AUGUSTA, Ga. -- Australians thought they had the Masters won in 1986 . . . until 46-year-old Jack Nicklaus shot a final-round 65 to overtake Greg Norman.
And they thought they had a green jacket to call their own in '87 . . . until Larry Mize holed an improbable chip to beat Norman on the second hole of a playoff.
And the Aussies were flat-out certain the jinx had ended in 1996 . . . until Norman disintegrated and blew a six-shot lead in the final round, surrendering the title to Nick Faldo.
When it comes to the Masters, Aussie golf fans await the abject worst. They expect the unfathomable disasters that befell Geoff Ogilvy, the reigning U.S. Open champion, down the stretch of Saturday's third round. They've come to anticipate the sudden woe that took the starch out of Stuart Appleby, who went from two shots ahead to momentarily behind in the 440 yards that comprise the 17th hole.
You can't help but feel for those Down Under, wish their misery would draw to an end. How can you root against them when they're relentless in their pursuit of the only major they've never won, when an aspiring pro like Ogilvy responds to Norman's '96 demise by vowing to put in more time on his game so he might one day conquer Augusta?
"Oh, yeah. I actually practiced harder that day -- I remember hitting balls that day, because it inspired me to not do that," Ogilvy said. "It's a weird way to get inspired, but I just got so fired up to practice that day because I thought if I ever get there, I don't want to do that, because that was hard to watch."
And what all those years of preparation got Ogilvy was a variation of Norman's famed unraveling.
Ogilvy had taken a leap up the leader board with a 3 on the par-5 13th, one of only three eagles made in the round. He was at even par for the day, 3-over for the tournament, figured to be sitting pretty entering today's final 18 until . . . he made 9 at the par-5 15th, topped the quad with three straight bogeys and plummeted to a tie for 26th.
Appleby knows a lesser degree of Ogilvy's pain. He arrived at the 17th hole having made 10 straight pars, a Herculean accomplishment given the severity of the conditions, 2007 destined to be remembered as the year they served up Masters on the rocks.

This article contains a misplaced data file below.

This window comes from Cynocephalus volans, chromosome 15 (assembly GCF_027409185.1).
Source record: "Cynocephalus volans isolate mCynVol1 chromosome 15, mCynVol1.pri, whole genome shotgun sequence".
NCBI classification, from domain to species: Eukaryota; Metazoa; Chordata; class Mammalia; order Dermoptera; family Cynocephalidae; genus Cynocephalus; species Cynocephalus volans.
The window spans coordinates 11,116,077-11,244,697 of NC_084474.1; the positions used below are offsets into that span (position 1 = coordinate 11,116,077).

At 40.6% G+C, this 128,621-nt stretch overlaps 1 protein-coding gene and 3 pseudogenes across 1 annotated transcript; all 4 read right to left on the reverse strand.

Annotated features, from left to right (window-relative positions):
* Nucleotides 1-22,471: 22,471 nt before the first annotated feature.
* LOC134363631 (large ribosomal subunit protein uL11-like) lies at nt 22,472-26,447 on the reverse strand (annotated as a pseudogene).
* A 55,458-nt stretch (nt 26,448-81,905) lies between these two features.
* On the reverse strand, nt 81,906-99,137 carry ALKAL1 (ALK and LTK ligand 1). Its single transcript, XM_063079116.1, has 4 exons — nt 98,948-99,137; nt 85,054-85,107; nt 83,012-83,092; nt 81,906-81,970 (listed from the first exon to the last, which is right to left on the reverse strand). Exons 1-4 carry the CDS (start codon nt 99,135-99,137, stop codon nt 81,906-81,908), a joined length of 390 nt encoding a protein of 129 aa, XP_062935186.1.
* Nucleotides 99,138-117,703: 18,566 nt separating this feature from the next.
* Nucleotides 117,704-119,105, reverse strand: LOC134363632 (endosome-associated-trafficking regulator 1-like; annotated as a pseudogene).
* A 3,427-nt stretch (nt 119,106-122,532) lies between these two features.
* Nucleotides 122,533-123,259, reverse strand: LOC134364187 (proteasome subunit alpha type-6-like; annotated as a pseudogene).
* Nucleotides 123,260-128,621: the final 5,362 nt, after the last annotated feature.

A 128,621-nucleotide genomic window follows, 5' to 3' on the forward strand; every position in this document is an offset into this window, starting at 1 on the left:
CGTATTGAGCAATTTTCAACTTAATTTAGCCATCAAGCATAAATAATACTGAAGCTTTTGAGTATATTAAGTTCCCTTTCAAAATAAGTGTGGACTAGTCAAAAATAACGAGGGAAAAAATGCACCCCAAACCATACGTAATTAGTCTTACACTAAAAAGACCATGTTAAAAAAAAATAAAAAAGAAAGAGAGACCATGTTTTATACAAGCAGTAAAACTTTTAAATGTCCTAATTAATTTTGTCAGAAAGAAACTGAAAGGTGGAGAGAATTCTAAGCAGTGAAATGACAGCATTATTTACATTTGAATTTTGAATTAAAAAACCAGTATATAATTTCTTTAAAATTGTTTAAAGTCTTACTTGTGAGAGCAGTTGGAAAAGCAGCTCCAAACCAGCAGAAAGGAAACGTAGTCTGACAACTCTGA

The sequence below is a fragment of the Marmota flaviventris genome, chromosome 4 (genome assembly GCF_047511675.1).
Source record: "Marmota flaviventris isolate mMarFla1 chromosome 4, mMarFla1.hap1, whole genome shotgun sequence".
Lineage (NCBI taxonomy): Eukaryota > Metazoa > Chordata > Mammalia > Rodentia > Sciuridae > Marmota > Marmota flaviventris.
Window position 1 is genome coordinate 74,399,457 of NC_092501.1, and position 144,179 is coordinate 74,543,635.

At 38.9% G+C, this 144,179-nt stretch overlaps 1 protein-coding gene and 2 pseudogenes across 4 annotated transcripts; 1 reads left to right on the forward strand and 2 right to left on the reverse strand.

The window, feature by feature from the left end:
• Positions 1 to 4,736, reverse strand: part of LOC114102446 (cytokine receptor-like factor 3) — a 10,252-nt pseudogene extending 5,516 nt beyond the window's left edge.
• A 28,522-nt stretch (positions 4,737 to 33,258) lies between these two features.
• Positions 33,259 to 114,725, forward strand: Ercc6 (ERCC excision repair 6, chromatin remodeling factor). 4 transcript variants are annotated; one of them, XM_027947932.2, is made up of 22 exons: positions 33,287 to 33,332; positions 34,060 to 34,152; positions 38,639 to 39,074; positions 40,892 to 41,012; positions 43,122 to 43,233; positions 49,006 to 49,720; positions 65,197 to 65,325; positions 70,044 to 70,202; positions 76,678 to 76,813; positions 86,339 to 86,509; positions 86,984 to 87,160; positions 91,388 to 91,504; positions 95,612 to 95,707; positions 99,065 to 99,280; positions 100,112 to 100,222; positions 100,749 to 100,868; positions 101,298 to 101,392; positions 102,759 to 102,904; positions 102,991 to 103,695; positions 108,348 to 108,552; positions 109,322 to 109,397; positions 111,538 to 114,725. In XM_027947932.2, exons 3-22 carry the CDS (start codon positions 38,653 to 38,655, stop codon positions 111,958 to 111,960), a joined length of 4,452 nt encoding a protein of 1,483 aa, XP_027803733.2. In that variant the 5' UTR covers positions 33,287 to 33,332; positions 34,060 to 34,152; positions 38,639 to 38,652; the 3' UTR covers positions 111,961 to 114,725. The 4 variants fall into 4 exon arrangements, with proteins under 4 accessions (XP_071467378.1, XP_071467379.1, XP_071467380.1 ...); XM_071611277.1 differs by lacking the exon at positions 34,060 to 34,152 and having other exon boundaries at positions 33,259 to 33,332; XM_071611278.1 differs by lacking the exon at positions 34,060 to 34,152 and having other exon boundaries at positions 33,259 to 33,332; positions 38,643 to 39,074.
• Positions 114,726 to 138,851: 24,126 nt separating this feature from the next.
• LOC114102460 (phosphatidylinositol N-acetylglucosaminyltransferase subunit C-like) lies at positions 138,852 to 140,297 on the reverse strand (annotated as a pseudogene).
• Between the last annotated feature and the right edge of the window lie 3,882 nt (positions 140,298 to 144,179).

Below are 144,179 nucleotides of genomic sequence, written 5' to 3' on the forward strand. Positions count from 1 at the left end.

The temperatures were in the 40s most of the day, the wind chill hitting a low of 36: "The only other time I remember the weather like this is when I'm here playing for Thanksgiving and Christmas," said Charles Howell III, an Augusta native.
A morning watering took little sting out of greens quickened by two days of winds that on Saturday gusted to 23 mph, turning the whisper of the pines into a gravelly growl.
"It was like trying to land a golf ball on your driveway, but your driveway has mounds and they stick the pins near the mounds," groused Rich Beem, winner of the 2002 PGA Championship. "Sometimes you just have to giggle about it."
No one was exempt from Augusta's wrath on a day when the scoring averaged soared to 77.35, highest for a third round since 1956. Appleby hit an errant drive on 17 that led to, in his words, "a comedy of errors." A missed 3-foot putt was the final indignity of his triple-bogey 7.
There's still solace to be had for the Aussies. After all, Appleby heads into the final round with sole possession of the lead, a one-shot advantage. But ominous signs abound.
Norman's '87 Masters loss was to an Augusta native, and Vaughn Taylor, like Mize, hails from here. He's just two shots behind.
Norman's '86 defeat was administered by Nicklaus, the best player of his era. Appleby's partner in today's final group will be none other than Tiger Woods, winner of four Masters and 12 majors. Woods was primed to match the low round of the day, a 2-under 70 by Retief Goosen, until sideswiped by his second second bogey-bogey finish of the tournament.
Woods lamented his late limp, said he still liked where he was sitting, trailing as he was by only four shots. Little did he know those still on the course were headed his way, that being the first one in the clubhouse with a 54-hole total of plus-3 would put him in the final group, which has yielded the Masters winner every year since 1990.
Woods versus Appleby. Anyone for the Aussie?
"Look, Tiger has always got an advantage," Appleby said. "It's quite obvious. He has more experience than what's left of this field put together."
He was asked if he ever outdueled Tiger in, say, a friendly Nassau, in casual play. Could he draw strength from somewhere? Appleby got a kick out of that one.
"What would you like me to say, that I cleaned him up all the time? I'm great on the practice range? I can beat him? I can hit it past him? No, no and no. He won't even know I'm there."